Apple's defense against the US government's charges regarding its e-book price fixing begins on Monday. The Cupertino-based company is accused of working with e-book publishers to set prices to compete in the market dominated by Amazon.
The three-week long non-jury trial to begin in New York will see Apple's defense against the 2009 case in which it collaborated with five publishing houses to compete with the monopoly of Amazon in the market.
The US Department of Justice (DoJ) alleges that Apple agreed with the country's five out o the six biggest publishers to destabilize Amazon's market dominance by asking them to fix the price of e-books rather than letting individual retailers to do so. A method known as Agency-model which eventually had the drawback that customers had to shell out more. Apple is alleged to have worked with Penguin Group, HarperCollins, Simon & Schuster, Hachette and Macmillan to increase the e-book prices.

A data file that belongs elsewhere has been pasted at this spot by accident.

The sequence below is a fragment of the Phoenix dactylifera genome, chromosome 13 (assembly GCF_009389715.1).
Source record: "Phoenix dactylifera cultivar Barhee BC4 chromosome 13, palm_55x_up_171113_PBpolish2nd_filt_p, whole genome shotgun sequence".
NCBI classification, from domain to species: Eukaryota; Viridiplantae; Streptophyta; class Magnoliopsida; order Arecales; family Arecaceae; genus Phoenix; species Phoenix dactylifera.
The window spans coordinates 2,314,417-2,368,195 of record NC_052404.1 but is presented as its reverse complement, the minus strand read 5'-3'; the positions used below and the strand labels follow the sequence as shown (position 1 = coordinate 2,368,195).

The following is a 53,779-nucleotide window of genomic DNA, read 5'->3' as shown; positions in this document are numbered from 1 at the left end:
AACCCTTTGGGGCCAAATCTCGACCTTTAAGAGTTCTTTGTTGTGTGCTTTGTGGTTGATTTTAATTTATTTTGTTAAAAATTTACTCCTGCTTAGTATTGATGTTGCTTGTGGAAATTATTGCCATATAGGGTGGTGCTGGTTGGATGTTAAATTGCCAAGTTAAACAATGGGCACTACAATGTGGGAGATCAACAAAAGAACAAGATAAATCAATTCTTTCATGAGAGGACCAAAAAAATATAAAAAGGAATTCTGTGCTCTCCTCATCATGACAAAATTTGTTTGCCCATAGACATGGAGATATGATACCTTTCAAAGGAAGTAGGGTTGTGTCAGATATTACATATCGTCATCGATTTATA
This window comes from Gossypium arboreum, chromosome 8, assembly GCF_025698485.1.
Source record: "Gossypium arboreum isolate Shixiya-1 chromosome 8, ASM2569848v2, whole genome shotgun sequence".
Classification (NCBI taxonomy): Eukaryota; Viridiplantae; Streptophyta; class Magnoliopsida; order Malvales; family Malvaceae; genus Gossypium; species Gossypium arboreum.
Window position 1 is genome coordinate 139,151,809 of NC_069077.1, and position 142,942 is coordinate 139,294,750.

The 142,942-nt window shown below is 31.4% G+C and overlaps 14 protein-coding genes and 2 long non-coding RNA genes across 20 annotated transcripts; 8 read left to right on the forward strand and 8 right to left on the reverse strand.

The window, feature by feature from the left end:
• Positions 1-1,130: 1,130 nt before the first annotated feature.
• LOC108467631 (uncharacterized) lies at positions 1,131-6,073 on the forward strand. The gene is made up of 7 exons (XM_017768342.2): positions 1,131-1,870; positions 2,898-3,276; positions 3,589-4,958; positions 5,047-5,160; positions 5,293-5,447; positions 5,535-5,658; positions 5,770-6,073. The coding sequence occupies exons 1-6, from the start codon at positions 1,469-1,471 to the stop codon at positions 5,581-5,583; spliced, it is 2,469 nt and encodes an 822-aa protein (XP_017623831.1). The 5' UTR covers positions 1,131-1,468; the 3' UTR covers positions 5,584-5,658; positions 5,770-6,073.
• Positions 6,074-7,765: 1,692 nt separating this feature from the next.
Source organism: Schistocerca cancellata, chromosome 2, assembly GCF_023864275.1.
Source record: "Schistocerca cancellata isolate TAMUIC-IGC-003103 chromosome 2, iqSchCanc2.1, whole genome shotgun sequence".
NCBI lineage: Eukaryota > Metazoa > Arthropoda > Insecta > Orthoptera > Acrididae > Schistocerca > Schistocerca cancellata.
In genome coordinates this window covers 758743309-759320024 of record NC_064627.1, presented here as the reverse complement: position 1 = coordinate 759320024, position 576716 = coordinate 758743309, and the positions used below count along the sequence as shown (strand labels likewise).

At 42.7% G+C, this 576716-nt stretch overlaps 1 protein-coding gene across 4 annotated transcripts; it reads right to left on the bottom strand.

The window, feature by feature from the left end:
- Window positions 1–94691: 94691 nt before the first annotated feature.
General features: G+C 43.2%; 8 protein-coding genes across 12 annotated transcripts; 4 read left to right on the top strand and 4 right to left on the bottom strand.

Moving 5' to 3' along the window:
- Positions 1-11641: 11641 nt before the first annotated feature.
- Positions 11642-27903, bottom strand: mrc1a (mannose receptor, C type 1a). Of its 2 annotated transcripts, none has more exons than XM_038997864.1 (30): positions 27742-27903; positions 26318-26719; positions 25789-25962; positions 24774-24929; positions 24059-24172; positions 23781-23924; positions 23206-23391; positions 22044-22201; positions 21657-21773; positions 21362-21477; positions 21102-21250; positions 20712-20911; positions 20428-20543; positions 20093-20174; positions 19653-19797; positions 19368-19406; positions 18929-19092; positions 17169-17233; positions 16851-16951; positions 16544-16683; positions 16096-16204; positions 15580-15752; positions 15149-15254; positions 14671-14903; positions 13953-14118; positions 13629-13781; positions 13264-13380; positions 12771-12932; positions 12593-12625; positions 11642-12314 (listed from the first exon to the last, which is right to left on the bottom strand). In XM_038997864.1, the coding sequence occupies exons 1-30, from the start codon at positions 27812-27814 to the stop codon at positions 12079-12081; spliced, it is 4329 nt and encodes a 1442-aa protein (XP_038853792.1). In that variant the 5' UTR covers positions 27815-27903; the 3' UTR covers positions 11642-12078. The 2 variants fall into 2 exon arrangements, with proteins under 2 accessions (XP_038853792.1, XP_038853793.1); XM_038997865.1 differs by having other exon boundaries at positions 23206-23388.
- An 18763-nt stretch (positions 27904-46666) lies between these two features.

The publishers who originally were defendants with Apple has reached for settlements and agreed to sever ties with Apple's e-book deal. Penguin had earlier this month offered the largest settlement price with $75 million. However, current CEO Tim Cook dismissed the idea of settlement with government denying any kind of wrongdoing.
Interestingly, quotes from the official biography of Apple's co-founder Steve Jobs has been cited as the major evidence in the case by DoJ. The CEO before his death in 2011 said, "We told the publishers: "We'll go to the agency model, where you set the price, and we get our 30 percent, and yes, the customer pays a little more, but that's what you want anyway."